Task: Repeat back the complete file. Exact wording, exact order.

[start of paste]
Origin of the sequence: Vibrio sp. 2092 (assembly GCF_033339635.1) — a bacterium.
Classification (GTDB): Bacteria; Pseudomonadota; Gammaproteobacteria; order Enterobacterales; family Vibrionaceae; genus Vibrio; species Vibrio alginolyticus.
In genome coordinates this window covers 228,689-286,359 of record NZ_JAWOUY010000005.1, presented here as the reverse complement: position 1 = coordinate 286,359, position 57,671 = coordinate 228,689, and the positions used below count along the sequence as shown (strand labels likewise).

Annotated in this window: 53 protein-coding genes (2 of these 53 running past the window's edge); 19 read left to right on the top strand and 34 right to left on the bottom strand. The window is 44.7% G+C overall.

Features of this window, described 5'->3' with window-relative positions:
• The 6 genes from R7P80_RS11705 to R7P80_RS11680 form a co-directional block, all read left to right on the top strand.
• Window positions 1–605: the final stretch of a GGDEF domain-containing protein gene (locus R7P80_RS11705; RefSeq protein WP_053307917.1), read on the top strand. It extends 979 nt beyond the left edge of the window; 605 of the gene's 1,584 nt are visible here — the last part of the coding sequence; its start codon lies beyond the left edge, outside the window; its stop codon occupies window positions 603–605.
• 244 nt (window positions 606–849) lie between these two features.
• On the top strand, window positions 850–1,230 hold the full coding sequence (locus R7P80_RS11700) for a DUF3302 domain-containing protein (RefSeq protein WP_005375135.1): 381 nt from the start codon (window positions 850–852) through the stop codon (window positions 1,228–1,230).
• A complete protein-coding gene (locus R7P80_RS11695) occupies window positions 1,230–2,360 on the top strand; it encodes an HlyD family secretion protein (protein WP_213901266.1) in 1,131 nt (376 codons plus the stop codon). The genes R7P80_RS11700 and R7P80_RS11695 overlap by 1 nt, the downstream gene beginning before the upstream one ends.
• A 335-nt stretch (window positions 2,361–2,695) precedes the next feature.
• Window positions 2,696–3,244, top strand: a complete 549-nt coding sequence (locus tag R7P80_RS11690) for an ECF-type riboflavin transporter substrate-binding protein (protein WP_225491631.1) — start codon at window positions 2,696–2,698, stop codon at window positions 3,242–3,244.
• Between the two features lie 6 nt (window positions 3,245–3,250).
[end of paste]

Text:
Origin of the sequence: Vibrio sp. 2092 (assembly GCF_033339635.1) — a bacterium.
Classification (GTDB): Bacteria; Pseudomonadota; Gammaproteobacteria; order Enterobacterales; family Vibrionaceae; genus Vibrio; species Vibrio alginolyticus.
In genome coordinates this window covers 228,689-286,359 of record NZ_JAWOUY010000005.1, presented here as the reverse complement: position 1 = coordinate 286,359, position 57,671 = coordinate 228,689, and the positions used below count along the sequence as shown (strand labels likewise).

Annotated in this window: 53 protein-coding genes (2 of these 53 running past the window's edge); 19 read left to right on the top strand and 34 right to left on the bottom strand. The window is 44.7% G+C overall.

Features of this window, described 5'->3' with window-relative positions:
• The 6 genes from R7P80_RS11705 to R7P80_RS11680 form a co-directional block, all read left to right on the top strand.
• Window positions 1–605: the final stretch of a GGDEF domain-containing protein gene (locus R7P80_RS11705; RefSeq protein WP_053307917.1), read on the top strand. It extends 979 nt beyond the left edge of the window; 605 of the gene's 1,584 nt are visible here — the last part of the coding sequence; its start codon lies beyond the left edge, outside the window; its stop codon occupies window positions 603–605.
• 244 nt (window positions 606–849) lie between these two features.
• On the top strand, window positions 850–1,230 hold the full coding sequence (locus R7P80_RS11700) for a DUF3302 domain-containing protein (RefSeq protein WP_005375135.1): 381 nt from the start codon (window positions 850–852) through the stop codon (window positions 1,228–1,230).
• A complete protein-coding gene (locus R7P80_RS11695) occupies window positions 1,230–2,360 on the top strand; it encodes an HlyD family secretion protein (protein WP_213901266.1) in 1,131 nt (376 codons plus the stop codon). The genes R7P80_RS11700 and R7P80_RS11695 overlap by 1 nt, the downstream gene beginning before the upstream one ends.
• A 335-nt stretch (window positions 2,361–2,695) precedes the next feature.
• Window positions 2,696–3,244, top strand: a complete 549-nt coding sequence (locus tag R7P80_RS11690) for an ECF-type riboflavin transporter substrate-binding protein (protein WP_225491631.1) — start codon at window positions 2,696–2,698, stop codon at window positions 3,242–3,244.
• Between the two features lie 6 nt (window positions 3,245–3,250).